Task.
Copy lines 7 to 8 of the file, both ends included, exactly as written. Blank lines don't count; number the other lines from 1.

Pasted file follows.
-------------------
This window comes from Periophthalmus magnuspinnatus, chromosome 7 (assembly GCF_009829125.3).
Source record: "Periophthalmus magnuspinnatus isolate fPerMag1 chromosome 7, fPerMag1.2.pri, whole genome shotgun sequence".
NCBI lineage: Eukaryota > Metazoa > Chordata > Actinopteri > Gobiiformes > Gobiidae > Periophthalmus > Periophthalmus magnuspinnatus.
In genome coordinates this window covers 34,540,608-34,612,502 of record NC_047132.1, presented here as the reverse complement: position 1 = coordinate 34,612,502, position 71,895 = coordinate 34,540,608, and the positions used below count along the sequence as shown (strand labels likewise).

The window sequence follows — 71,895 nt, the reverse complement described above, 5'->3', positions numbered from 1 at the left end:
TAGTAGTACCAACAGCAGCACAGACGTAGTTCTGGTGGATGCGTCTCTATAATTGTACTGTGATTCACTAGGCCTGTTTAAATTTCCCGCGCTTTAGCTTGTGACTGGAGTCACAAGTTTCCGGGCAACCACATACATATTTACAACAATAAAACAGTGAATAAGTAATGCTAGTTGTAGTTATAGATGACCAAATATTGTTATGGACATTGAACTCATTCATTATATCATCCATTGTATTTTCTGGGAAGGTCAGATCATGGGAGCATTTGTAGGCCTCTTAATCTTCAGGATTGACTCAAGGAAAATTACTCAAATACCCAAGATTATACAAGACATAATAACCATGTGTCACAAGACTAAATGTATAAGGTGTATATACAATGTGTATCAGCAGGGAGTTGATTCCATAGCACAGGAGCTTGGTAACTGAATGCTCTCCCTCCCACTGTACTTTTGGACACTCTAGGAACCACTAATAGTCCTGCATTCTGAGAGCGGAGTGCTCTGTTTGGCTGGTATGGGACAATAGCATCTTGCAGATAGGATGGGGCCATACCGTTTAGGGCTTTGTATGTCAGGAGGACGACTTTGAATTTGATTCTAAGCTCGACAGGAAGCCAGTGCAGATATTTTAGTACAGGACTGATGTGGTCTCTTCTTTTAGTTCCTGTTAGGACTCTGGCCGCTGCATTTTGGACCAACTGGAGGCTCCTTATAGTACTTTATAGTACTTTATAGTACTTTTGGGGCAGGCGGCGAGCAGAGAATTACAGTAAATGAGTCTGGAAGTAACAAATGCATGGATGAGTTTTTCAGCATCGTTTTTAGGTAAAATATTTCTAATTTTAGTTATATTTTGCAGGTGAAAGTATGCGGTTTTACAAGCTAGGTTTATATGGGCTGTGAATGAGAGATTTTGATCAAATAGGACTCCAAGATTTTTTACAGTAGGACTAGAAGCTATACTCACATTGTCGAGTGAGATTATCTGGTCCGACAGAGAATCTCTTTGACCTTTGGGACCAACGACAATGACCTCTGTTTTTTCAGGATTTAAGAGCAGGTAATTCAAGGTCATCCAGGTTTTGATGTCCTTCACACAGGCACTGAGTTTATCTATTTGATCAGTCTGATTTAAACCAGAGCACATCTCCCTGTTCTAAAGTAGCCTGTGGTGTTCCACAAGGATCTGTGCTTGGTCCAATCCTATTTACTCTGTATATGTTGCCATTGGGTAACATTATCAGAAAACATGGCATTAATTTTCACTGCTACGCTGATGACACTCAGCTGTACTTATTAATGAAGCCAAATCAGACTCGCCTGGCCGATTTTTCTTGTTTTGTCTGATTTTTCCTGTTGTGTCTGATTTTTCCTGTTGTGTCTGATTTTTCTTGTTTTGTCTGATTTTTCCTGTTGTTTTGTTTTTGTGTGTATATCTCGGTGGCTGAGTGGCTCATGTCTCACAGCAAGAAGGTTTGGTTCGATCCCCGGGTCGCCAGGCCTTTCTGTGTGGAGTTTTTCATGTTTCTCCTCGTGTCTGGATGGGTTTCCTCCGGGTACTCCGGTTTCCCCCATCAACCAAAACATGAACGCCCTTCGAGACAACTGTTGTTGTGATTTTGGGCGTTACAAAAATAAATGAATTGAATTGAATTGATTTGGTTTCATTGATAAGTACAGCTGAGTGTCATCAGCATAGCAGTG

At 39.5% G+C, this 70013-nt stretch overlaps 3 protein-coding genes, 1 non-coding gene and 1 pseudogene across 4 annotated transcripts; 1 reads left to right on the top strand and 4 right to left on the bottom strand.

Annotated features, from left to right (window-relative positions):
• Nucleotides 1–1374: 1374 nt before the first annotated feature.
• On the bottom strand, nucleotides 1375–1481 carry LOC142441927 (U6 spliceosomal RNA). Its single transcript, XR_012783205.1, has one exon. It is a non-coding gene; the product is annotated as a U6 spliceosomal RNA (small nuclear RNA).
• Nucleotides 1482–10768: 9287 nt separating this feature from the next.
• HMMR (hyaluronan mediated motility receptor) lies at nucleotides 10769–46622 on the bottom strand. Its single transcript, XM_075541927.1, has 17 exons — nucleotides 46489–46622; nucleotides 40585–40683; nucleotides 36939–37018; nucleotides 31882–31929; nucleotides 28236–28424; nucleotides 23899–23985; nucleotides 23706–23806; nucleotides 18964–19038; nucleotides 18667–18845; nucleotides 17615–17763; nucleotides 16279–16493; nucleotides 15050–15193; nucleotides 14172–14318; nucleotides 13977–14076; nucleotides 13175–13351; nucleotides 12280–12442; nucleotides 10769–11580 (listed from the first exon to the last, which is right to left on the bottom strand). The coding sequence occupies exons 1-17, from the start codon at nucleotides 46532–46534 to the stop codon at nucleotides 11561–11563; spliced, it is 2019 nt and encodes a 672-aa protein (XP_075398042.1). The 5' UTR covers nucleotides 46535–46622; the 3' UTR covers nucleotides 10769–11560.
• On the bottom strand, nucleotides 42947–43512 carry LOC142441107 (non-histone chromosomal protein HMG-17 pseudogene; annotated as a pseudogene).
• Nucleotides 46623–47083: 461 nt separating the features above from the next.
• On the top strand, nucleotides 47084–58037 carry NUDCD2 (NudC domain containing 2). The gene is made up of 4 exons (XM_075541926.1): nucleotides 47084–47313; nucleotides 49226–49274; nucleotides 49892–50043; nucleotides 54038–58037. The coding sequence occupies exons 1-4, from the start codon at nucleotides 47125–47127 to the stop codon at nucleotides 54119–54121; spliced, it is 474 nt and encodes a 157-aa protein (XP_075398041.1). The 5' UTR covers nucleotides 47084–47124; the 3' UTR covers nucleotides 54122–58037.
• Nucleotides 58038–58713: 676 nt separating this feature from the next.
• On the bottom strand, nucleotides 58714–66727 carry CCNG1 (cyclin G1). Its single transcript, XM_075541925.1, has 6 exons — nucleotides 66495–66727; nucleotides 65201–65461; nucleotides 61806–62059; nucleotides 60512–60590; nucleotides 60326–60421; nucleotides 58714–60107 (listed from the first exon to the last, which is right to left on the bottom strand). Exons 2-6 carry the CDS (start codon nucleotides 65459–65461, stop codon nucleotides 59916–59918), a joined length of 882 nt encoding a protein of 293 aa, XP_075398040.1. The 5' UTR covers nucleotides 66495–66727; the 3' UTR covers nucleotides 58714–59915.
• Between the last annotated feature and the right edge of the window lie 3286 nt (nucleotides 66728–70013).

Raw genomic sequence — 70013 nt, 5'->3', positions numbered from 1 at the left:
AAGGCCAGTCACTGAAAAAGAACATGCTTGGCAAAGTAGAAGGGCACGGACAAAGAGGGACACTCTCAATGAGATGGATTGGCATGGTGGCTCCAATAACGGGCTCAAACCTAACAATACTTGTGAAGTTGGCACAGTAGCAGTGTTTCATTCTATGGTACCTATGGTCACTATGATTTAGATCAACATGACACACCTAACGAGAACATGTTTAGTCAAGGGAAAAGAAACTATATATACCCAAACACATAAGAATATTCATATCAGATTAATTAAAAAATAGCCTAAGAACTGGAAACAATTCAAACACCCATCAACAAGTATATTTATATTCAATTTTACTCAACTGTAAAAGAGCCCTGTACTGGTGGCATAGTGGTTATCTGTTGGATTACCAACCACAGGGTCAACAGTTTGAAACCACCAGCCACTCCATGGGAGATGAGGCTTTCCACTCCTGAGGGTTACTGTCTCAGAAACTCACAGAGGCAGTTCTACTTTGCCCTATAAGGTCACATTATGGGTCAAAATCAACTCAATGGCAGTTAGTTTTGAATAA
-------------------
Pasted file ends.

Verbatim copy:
At 39.5% G+C, this 70013-nt stretch overlaps 3 protein-coding genes, 1 non-coding gene and 1 pseudogene across 4 annotated transcripts; 1 reads left to right on the top strand and 4 right to left on the bottom strand.

Annotated features, from left to right (window-relative positions):